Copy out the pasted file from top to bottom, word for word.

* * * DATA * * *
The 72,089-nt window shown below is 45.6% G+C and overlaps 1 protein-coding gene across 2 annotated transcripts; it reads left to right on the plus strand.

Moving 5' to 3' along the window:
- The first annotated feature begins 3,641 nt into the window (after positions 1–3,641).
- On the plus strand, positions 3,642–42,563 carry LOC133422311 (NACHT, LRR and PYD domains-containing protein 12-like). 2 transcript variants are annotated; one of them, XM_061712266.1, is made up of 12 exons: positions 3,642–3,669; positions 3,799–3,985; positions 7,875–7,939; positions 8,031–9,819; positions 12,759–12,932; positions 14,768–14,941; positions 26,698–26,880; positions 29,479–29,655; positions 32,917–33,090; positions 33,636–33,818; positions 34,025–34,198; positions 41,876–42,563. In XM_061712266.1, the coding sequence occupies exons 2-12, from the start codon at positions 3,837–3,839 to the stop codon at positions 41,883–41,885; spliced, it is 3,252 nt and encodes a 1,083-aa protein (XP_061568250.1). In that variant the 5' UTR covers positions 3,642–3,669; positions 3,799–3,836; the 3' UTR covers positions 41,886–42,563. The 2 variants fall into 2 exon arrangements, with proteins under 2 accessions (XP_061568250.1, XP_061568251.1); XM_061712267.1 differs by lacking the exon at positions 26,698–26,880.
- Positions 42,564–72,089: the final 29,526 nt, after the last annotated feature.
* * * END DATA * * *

The 72,089-nt window shown below is 45.6% G+C and overlaps 1 protein-coding gene across 2 annotated transcripts; it reads left to right on the plus strand.

Moving 5' to 3' along the window:
- The first annotated feature begins 3,641 nt into the window (after positions 1–3,641).
- On the plus strand, positions 3,642–42,563 carry LOC133422311 (NACHT, LRR and PYD domains-containing protein 12-like). 2 transcript variants are annotated; one of them, XM_061712266.1, is made up of 12 exons: positions 3,642–3,669; positions 3,799–3,985; positions 7,875–7,939; positions 8,031–9,819; positions 12,759–12,932; positions 14,768–14,941; positions 26,698–26,880; positions 29,479–29,655; positions 32,917–33,090; positions 33,636–33,818; positions 34,025–34,198; positions 41,876–42,563. In XM_061712266.1, the coding sequence occupies exons 2-12, from the start codon at positions 3,837–3,839 to the stop codon at positions 41,883–41,885; spliced, it is 3,252 nt and encodes a 1,083-aa protein (XP_061568250.1). In that variant the 5' UTR covers positions 3,642–3,669; positions 3,799–3,836; the 3' UTR covers positions 41,886–42,563. The 2 variants fall into 2 exon arrangements, with proteins under 2 accessions (XP_061568250.1, XP_061568251.1); XM_061712267.1 differs by lacking the exon at positions 26,698–26,880.
- Positions 42,564–72,089: the final 29,526 nt, after the last annotated feature.